The Film

What does nonduality mean for us?  In another essay, free will and its necessary absence is discussed and argued.  From a materialistic view, based on current evidence, free will is illusory. Extrapolating from this, if we presume the rest of the universe works similarly, based entirely on causal events and physical laws that are, apart from in extraordinary circumstances that necessarily have no effect on the remainder of reality (ie the theoretical singularity of a black hole, in which the laws of physics break down), reality as a whole must be deterministic as well.  But where, then, does our awareness come from? Is it, as suggested in the essay on free will, simply an adaptation of our neurology? If not, where does it come from? What is “I” made of?

It’s entirely plausible, perhaps probable if we assume the simplest answer to the question of free will, that the illusion of having conscious control over our internal world and our decisions, is an evolutionary adaptation, sprung from the necessity of organizing complex mental phenomena and learning from experience.  Consciousness, however, seems to expand beyond this. It’s been noted that we are conscious of our emotions, and perhaps other internal phenomena as well, despite having no direct control over them. Our decision-making processes also often fail us; we sometimes focus on processing that which doesn’t need focusing on, while ignoring what is important.  We fail to learn from our mistakes. Further, from a more ideological perspective, would limiting consciousness purely to the illusion of free will as an adaptation built around complex processing therefore limit it to human beings? Most animals might be said to have limited complex processing. They still learn, however, and even arguably have rich emotional lives, exhibiting symptoms of anger, sadness, depression, elation, fear, anxiety. (Dawkins, 2000)  Still, their survival, unlike ours, does not usually hinge on their complex decision-making skills; usually, at least in the wild, their instincts and basic learning would be enough to sustain them. Emotion may even be considered maladaptive, especially for less social species, and yet they still have them, and we would still instinctively ascribe them awareness. A robot capable of complex machine learning could arguably perform just as well!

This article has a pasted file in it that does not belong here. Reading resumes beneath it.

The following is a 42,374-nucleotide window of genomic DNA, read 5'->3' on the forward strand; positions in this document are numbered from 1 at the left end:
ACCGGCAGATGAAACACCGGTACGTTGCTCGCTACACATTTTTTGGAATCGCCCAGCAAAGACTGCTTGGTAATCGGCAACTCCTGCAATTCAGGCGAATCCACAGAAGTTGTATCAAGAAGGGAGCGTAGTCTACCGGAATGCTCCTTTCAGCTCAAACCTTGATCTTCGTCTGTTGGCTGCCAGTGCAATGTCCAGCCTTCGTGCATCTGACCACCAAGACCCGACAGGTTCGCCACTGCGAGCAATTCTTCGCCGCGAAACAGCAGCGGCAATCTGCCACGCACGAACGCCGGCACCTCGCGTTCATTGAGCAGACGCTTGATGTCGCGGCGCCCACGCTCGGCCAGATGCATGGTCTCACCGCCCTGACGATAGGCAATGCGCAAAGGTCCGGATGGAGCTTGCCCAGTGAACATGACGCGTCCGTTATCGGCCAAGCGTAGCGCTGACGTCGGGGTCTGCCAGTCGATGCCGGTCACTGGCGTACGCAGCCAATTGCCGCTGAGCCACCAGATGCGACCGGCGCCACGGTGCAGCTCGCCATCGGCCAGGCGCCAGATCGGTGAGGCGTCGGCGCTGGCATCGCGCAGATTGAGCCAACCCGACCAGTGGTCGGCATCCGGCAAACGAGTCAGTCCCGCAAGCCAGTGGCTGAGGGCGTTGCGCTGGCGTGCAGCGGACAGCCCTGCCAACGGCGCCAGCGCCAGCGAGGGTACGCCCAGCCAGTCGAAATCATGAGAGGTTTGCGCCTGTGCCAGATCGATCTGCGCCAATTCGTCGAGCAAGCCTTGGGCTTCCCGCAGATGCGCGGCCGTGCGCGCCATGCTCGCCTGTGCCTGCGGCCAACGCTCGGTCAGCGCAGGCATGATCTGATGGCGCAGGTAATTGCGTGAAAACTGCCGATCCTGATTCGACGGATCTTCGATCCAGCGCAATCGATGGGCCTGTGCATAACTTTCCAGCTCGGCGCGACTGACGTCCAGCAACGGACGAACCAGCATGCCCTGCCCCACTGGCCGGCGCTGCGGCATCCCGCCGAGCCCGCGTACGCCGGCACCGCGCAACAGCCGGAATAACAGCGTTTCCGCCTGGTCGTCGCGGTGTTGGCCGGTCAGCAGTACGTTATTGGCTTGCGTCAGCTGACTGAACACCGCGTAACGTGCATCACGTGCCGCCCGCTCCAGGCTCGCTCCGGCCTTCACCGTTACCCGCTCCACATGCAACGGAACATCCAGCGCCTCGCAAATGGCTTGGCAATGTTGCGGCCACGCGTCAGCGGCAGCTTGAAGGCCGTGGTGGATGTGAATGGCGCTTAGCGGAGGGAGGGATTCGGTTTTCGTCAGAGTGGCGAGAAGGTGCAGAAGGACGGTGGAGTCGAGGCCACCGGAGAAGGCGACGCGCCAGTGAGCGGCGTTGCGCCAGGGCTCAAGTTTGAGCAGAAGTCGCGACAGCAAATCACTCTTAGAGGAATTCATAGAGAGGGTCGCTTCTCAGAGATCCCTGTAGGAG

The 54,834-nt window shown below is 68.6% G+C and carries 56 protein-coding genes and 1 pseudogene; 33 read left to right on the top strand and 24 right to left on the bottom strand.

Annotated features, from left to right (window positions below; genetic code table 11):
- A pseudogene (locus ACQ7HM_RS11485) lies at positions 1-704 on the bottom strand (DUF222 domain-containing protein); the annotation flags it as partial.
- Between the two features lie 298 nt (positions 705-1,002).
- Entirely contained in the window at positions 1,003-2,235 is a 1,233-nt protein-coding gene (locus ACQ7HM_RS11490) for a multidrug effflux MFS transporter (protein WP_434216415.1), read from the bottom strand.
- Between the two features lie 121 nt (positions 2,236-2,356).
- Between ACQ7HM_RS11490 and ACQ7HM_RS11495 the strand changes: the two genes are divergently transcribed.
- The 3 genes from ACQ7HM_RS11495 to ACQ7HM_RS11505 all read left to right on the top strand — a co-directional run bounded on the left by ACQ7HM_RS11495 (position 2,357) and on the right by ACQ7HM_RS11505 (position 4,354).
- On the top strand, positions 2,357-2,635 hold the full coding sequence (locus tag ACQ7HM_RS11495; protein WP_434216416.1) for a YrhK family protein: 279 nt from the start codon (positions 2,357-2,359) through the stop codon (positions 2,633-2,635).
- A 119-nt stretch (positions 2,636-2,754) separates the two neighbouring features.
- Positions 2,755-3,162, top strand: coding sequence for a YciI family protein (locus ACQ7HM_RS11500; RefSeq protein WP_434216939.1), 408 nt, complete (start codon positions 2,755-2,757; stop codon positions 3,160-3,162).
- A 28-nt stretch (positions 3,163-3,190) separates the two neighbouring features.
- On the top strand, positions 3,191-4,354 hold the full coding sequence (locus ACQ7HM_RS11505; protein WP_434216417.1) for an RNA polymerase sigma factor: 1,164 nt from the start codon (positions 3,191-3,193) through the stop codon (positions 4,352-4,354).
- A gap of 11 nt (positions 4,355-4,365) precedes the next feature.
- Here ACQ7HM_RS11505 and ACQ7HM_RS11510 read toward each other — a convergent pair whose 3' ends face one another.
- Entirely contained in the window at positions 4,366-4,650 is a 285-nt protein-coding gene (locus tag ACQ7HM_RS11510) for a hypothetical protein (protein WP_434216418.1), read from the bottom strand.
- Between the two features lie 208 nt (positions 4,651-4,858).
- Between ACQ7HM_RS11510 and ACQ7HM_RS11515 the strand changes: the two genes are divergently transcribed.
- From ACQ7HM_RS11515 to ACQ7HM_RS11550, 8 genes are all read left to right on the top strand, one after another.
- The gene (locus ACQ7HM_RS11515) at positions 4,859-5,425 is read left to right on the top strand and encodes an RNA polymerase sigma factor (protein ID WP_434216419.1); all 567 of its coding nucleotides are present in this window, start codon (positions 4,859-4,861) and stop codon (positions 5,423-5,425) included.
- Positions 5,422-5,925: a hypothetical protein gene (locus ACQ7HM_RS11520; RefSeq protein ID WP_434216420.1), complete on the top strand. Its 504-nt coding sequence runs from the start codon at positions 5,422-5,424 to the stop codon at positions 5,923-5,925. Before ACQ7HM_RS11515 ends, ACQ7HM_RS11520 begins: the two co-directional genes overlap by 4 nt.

We have no evidence for this awareness, of course; it’s purely instinct.  In fact, we don’t have evidence for awareness in anyone but ourselves. And yet, we’re reasonably sure that awareness, or consciousness, used interchangeably here, exist in individuals without us.  We cast off solipsism. Individuals without language, such as the severely handicapped or severely socially deprived, are deemed to still have awareness. Animals, too, are allowed awareness in our worldview, albeit perhaps, we think, a little less.  This might depend on the animal; our beloved horse may have as rich of an internal world as we do, while the beetle you mashed probably barely had a concept that it exists at all. How far down does it go? Do plants have awareness? Studies exist to suggest that they respond to stimuli in ways analogous to emotion.  What about fungi, or single-celled organisms? Bacteria? Organisms barely on the fringe of life, like virii? Inorganic matter, such as rocks? There is an observable sliding scale of complexity; the human brain is the most complex concise object we have discovered, with more potential neural connections than there are atoms in the universe, and we descend very gradually from there, to mammalian brains, reptilian brains, beings with a brainlike component, to no brain at all but a nervous system, to a nervous system analogue, to cellular components that act similarly.  Where does consciousness begin and end? Am I the benchmark for complexity, and anything (or anyone) less complex than me lacks self-awareness? Do we embrace solipsism, or is there a method?